Nanocomposites composed of metal nanoparticles and polymers combine the best of two worlds: the optical, electronic, magnetic, and catalytic properties of metals and the mechanical and chemical properties of polymers. Unfortunately, like oil and water, mixing of the two dissimilar materials often leads to phase separation and particle agglomeration, a major impediment to envisioned applications. A potential solution to improve this dispersion are in situ plasma reduction processes that form particles within a precursor-containing polymer film.
New Research on In situ Processes to Improve Dispersion in Nanocomposites
An important step forward is made in new research by Dr. Souvik Gosh et. al. of the Department of Chemical and Biomolecular Engineering in Cleveland, USA to understand and thus improve the dispersion of metal nanoparticles within a polymer matrix using an in situ plasma reduction process. In comparison to other in situ approaches, the plasma process is low temperature and, thus, compatible with temperature-sensitive polymers.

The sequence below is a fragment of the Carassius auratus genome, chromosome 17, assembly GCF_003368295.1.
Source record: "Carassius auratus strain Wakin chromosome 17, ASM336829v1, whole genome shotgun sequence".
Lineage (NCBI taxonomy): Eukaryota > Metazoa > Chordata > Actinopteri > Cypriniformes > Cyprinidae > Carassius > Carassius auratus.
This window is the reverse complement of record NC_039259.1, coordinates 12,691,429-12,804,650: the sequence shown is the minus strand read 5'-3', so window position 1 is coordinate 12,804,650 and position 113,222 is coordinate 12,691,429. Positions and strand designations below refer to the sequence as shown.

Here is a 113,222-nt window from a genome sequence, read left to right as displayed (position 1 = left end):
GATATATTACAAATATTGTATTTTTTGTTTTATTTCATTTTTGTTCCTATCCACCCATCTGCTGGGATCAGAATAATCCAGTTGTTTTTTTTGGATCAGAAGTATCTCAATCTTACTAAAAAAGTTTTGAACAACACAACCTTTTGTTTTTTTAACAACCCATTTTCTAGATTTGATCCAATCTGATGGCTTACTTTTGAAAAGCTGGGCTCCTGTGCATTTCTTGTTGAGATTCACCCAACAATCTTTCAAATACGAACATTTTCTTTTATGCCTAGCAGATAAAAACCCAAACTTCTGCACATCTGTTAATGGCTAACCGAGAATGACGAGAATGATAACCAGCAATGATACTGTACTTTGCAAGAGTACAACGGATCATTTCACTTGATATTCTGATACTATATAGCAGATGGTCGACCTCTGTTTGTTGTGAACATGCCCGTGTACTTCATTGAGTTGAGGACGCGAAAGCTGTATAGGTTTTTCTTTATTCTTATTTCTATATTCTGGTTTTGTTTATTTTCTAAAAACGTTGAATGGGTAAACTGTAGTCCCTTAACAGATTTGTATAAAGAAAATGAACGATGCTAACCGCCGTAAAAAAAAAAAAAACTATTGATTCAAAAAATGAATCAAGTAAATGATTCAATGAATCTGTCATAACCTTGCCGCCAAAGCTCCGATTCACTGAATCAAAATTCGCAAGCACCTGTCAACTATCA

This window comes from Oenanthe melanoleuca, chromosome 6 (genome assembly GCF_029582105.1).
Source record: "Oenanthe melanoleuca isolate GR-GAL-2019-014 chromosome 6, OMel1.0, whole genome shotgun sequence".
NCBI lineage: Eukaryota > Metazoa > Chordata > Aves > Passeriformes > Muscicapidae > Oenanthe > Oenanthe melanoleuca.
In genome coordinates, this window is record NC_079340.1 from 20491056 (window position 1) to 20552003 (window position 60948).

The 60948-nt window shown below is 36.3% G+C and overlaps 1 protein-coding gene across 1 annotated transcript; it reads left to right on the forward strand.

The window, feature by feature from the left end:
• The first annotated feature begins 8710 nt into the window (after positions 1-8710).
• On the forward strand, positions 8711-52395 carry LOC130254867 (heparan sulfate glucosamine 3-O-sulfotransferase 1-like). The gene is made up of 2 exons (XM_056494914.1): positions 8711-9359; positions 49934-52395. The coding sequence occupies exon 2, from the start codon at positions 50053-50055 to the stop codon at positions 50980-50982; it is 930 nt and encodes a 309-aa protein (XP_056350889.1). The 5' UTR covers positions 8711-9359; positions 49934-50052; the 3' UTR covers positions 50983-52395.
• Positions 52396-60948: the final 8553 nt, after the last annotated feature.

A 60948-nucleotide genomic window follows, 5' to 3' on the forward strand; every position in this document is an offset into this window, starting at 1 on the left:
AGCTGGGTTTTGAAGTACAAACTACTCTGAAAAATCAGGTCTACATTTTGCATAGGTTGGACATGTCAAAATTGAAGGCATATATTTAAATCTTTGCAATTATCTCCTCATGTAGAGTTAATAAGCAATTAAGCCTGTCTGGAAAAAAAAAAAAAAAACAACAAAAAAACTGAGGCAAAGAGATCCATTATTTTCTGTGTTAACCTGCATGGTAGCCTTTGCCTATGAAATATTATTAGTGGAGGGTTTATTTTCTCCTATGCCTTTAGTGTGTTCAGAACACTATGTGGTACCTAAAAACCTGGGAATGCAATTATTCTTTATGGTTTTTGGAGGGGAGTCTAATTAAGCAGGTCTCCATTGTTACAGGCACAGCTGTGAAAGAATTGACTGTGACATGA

However, the rich flux of electrons, ions, energetic and reactive neutrals, as well as ultraviolet (UV) light that enables reduction, also makes understanding the mechanism for particle formation difficult. Using a carefully crafted study, a correlation wass established between the charge fluence to the film surface and the particle formation rate which indicates electrons and ions are the predominant drivers of plasma reduction.
This research presents a systematic study using a low-pressure, pulsed electron beam generated argon plasma to treat silver cation-containing polyacrylic acid films. The background pressure, treatment time, period, and pulse width are varied to influence charged species generation and a direct correlation between nanoparticle density is demonstrated, as assessed by ultraviolet-visible absorbance analysis, and the charge fluence. Although the experiments could not separate the specific role of ions and electrons, the research demonstrates the importance of charged species to nanoparticle formation.